President Pranab Mukherjee has approved the re-promulgation of the Enemy Property (Amendment and Validation) Fifth Ordinance, 2016 but is learnt to have questioned why he has been made to sign the ordinance the fifth time.
Official sources said the re-promulgation order was signed by the President late Thursday before he left for Hyderabad on a 10-day sojourn in the south. In a statement Friday, the government said the President promulgated the ordinance on Thursday.
Sources said Mukherjee wrote a note to the effect that he is clearing it only because it is a matter of importance for the country but it is not in the order of things that an ordinance should be repeatedly promulgated and the present instance should not be treated as a precedent. No ordinance has ever been promulgated five times.
The President, sources said, also sought to know reasons for the manner in which the Taxation Laws (Second Amendment) Bill, 2016 was passed in the winter session of Parliament amid Opposition protests. After Opposition MPs met Mukherjee to bring it to his notice, the President’s Secretariat is learnt to have written to the Lok Sabha Secretariat asking how was the Bill passed and why.
On November 28, when the Bill was introduced in Lok Sabha, the government, in a statement, said: “Concerns have been raised that some of the existing provisions of the Income-Tax Act, 1961 can possibly be used for concealing black money. The Taxation Laws (Second Amendment) Bill, 2016 has been introduced in Parliament to amend the provisions of the Act to ensure that defaulting assessees are subjected to tax at a higher rate and stringent penalty provision.”
On Wednesday, Prime Minister Narendra Modi met the President, ostensibly to brief him on the Cabinet decision to take the ordinance route to amend the Payment of Wages Act, 1936 to allow employers of certain industries to make payments through electronic mode and cheques. That ordinance was also signed by Mukherjee before he left on Thursday.
It was not clear whether Mukherjee raised his concerns about the enemy property ordinance at that meeting or when Home Minister Rajnath Singh met him a day earlier.
There are contentious provisions in the Bill relating to enemy property, including a retrospective clause which governments in states say will be difficult to implement. It has been hanging fire since the UPA era. When it was listed during the monsoon session this year, parties insisted on consensus. The government then chose to go ahead with the GST Bill rather than push the enemy property Bill.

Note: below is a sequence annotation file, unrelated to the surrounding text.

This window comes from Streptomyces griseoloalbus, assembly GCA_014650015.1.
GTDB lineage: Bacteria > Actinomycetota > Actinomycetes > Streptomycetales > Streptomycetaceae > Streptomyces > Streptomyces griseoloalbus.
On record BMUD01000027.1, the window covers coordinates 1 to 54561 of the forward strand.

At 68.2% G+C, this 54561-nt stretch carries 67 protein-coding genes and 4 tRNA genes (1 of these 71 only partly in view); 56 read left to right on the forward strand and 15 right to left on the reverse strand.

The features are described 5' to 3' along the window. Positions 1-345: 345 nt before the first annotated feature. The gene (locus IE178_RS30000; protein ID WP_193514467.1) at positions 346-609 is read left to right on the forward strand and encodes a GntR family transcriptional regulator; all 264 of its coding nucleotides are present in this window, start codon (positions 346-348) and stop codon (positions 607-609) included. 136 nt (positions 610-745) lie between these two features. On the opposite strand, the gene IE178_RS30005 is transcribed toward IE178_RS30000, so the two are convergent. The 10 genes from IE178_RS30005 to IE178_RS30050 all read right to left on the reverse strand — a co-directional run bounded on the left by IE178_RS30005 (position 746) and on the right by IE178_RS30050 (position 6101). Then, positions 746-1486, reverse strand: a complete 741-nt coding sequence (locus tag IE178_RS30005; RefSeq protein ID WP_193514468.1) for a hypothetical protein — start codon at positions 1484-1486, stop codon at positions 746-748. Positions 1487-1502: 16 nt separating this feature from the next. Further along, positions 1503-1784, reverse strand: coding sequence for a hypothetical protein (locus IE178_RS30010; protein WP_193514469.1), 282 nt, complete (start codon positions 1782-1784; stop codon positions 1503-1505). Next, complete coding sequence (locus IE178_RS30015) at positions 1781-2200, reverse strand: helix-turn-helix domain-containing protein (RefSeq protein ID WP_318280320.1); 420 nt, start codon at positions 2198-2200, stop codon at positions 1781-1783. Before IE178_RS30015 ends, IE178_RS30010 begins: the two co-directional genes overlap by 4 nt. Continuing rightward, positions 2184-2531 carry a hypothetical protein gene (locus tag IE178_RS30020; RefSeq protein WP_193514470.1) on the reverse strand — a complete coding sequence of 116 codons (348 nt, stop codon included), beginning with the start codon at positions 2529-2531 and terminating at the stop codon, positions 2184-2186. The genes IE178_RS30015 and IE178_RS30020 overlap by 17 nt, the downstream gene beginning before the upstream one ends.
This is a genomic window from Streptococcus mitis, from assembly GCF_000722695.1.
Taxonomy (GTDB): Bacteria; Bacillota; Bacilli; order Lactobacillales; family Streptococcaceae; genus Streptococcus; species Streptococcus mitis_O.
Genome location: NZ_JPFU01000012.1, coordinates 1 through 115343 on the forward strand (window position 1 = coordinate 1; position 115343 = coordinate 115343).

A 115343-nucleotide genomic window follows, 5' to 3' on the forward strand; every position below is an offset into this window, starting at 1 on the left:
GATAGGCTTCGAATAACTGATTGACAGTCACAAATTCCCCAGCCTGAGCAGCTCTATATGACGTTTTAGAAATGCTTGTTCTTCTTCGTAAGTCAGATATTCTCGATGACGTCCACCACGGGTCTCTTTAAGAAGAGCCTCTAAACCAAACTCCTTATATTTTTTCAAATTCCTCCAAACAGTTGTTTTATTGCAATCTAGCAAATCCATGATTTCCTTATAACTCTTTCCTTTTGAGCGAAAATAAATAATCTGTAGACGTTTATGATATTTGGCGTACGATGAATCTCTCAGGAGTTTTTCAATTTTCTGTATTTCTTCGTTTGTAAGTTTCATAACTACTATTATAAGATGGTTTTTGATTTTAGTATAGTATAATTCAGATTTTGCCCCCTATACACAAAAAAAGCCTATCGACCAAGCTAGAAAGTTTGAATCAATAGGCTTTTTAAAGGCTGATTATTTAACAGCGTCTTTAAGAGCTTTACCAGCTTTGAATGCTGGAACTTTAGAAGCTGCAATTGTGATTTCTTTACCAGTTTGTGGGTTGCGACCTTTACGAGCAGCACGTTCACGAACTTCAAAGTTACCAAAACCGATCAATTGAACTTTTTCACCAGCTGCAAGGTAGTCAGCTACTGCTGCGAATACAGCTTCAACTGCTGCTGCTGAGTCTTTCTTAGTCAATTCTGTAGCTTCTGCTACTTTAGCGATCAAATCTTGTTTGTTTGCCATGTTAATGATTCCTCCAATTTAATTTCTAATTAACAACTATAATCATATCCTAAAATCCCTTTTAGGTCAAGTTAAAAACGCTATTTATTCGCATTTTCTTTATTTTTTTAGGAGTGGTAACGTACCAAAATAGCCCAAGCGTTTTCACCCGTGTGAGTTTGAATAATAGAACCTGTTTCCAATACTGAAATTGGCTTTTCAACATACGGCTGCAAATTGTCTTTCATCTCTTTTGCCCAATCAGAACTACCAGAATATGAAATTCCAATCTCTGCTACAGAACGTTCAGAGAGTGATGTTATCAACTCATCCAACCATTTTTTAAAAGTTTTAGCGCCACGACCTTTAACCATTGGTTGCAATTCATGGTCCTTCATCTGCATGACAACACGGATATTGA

The note that he has written on the enemy property ordinance is not the first time Mukherjee has signalled his discomfort with ordinances.
In January 2015, when he had already signed nine ordinances brought by the government in its first eight months, Mukherjee, while addressing students and faculty of central universities via teleconference, said ordinances should be issued only under “compelling circumstances”.
“To meet certain exigencies and under compelling circumstances, the framers of the Constitution deemed it necessary to confer limited legislative power upon the executive by way of promulgation of ordinances when the legislature is not in session and circumstances justified immediate legislation. The framers also deemed it necessary to impose certain restrictions on this extraordinary legislative power by constitutionally mandating replacement of such ordinances within a timeframe by the legislators,” Mukherjee had then said.
An ordinance automatically lapses within six weeks of a Parliament session being convened — the understanding being that any ordinance would be passed as a Bill in the ensuing Parliament session. The enemy property ordinance was to lapse this month as the winter session began on November 16.
A property belonging to, held or managed on behalf of an enemy, an enemy subject or an enemy firm is described as an enemy property.
There are 16,547 enemy properties worth Rs 1 lakh crore across India. The Union Home Ministry acts as the custodian of the enemy properties.
The government decided to amend the 1968 law after Raja of Mehmoodabad M A M Khan approached the Supreme Court to reclaim his property.
The Lok Sabha passed the amendment to the Enemy Property Act, 1968 after it was proposed earlier this year. It is pending before a parliamentary select committee after Rajya Sabha referred it to the panel. The amendment could not be passed in Rajya Sabha because many lawmakers objected, calling it an anti-people legislation.
After the 1962 Sino-Indian war, specific properties of Chinese nationals in India were vested in the custodian. Subsequently, after the Indo-Pak wars of 1965 and 1971, movable/immovable properties of Pakistani nationals automatically got vested in the custodian.
The government said Pakistan had disposed of all properties of Indians impounded by them in Pakistan, including in erstwhile East Pakistan.
An official statement said: “Taking advantage of the interpretations of various judgments passed by the courts, claims are being made to regain these properties by the legal heirs and successors of the enemy nationals. To prevent the vested properties, the ordinance for the first time was promulgated on January 7, 2016.”
“The amendments are aimed at plugging the loopholes in the principal Act to ensure that the enemy properties worth thousands of crores of rupees vested in the custodian do not revert to the enemy, enemy subject or enemy firm. Thus, in the larger public interest and to safeguard the interest of central government, the Enemy Property (Amendment and Validation) Fifth Ordinance, 2016 (8 of 2016) has been promulgated,” it stated.